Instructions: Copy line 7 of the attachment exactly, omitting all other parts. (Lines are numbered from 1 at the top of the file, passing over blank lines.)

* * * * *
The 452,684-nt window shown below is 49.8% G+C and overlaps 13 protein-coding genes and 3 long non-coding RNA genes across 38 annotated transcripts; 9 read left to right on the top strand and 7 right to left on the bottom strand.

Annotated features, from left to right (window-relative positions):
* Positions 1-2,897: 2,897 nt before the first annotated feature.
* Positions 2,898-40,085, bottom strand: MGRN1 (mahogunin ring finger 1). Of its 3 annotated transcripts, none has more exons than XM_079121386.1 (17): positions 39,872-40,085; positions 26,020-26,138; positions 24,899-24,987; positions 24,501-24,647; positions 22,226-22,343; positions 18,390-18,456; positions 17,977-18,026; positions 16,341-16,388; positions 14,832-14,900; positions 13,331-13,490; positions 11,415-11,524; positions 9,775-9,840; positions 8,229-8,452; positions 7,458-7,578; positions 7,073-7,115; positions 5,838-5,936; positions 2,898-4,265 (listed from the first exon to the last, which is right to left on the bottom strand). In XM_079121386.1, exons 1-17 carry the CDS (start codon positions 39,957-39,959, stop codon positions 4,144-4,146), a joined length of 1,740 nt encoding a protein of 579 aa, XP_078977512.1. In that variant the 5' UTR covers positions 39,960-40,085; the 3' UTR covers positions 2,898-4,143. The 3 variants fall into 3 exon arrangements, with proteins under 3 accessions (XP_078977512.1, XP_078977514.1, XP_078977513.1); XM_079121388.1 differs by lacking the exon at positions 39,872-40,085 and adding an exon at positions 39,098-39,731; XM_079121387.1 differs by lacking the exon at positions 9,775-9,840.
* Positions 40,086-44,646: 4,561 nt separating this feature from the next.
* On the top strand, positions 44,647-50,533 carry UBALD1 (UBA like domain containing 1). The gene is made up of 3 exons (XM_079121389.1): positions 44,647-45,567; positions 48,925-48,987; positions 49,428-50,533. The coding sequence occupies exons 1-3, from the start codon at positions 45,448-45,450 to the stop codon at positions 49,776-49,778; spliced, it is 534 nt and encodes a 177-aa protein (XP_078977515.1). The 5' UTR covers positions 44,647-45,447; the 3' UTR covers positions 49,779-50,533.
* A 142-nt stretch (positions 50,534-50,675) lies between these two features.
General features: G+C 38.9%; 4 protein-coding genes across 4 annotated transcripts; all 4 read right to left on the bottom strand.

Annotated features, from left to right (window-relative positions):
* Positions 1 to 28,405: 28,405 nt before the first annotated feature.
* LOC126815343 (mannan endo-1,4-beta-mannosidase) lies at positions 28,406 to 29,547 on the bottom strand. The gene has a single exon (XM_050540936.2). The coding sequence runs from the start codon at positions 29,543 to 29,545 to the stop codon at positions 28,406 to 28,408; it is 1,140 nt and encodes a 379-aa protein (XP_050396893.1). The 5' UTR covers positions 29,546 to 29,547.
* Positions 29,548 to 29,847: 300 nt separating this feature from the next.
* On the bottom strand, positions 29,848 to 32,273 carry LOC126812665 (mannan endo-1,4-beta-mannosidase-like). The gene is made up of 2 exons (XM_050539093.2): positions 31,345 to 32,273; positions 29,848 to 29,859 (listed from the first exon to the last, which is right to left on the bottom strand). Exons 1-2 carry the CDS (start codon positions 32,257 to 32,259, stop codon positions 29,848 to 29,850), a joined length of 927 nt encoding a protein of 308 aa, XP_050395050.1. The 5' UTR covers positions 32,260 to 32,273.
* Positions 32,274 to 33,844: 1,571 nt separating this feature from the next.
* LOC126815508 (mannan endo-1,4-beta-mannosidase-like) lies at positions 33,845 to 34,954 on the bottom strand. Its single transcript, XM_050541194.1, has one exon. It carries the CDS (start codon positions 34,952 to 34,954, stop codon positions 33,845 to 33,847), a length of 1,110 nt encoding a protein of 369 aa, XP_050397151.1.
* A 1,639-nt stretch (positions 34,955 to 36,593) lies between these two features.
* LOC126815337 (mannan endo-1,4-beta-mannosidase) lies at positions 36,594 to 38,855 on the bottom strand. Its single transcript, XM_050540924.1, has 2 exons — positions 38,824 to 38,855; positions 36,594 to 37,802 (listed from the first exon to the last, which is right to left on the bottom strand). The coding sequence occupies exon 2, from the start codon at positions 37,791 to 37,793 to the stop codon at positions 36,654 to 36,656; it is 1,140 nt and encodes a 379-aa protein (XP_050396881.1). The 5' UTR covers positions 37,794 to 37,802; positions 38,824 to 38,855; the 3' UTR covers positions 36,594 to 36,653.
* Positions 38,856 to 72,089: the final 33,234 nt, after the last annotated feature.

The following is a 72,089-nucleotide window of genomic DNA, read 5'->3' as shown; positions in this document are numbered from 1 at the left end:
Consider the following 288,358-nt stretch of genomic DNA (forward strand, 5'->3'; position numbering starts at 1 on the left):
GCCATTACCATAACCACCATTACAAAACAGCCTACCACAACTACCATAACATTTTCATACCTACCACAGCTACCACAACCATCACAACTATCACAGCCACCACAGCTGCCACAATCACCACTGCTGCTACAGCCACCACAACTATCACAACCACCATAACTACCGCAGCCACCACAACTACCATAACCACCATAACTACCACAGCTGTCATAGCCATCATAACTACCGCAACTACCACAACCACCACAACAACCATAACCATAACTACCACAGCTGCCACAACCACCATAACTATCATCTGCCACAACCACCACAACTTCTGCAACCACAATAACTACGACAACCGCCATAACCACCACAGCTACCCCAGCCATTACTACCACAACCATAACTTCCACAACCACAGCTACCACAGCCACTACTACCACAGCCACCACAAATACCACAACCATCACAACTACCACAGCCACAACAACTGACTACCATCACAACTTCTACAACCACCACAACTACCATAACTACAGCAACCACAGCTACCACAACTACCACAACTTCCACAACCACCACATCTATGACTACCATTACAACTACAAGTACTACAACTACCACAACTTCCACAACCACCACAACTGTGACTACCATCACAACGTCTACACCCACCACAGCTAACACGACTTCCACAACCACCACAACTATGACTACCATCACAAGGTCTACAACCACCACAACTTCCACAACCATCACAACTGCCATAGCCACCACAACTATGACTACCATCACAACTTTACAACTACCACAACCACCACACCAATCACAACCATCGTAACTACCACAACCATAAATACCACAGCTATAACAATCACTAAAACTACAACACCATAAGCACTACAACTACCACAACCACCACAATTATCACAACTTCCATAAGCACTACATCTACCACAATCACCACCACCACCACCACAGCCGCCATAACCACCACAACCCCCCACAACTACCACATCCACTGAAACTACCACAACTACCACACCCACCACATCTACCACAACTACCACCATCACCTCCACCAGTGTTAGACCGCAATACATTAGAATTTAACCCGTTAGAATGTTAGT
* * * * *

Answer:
* A 142-nt stretch (positions 50,534-50,675) lies between these two features.